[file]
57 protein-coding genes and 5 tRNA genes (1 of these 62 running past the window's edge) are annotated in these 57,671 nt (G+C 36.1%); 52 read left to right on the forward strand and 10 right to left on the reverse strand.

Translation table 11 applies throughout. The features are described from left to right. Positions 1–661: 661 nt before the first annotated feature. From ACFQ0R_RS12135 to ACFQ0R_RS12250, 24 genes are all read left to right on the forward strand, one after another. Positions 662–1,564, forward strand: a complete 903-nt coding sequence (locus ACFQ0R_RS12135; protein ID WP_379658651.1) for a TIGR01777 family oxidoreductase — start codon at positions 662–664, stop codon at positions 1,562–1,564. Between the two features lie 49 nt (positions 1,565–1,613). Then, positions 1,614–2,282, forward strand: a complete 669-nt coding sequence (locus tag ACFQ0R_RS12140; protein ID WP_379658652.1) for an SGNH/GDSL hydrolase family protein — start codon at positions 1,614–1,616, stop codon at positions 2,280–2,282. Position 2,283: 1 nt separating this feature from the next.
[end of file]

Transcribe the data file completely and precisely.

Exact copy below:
57 protein-coding genes and 5 tRNA genes (1 of these 62 running past the window's edge) are annotated in these 57,671 nt (G+C 36.1%); 52 read left to right on the forward strand and 10 right to left on the reverse strand.

Translation table 11 applies throughout. The features are described from left to right. Positions 1–661: 661 nt before the first annotated feature. From ACFQ0R_RS12135 to ACFQ0R_RS12250, 24 genes are all read left to right on the forward strand, one after another. Positions 662–1,564, forward strand: a complete 903-nt coding sequence (locus ACFQ0R_RS12135; protein ID WP_379658651.1) for a TIGR01777 family oxidoreductase — start codon at positions 662–664, stop codon at positions 1,562–1,564. Between the two features lie 49 nt (positions 1,565–1,613). Then, positions 1,614–2,282, forward strand: a complete 669-nt coding sequence (locus tag ACFQ0R_RS12140; protein ID WP_379658652.1) for an SGNH/GDSL hydrolase family protein — start codon at positions 1,614–1,616, stop codon at positions 2,280–2,282. Position 2,283: 1 nt separating this feature from the next.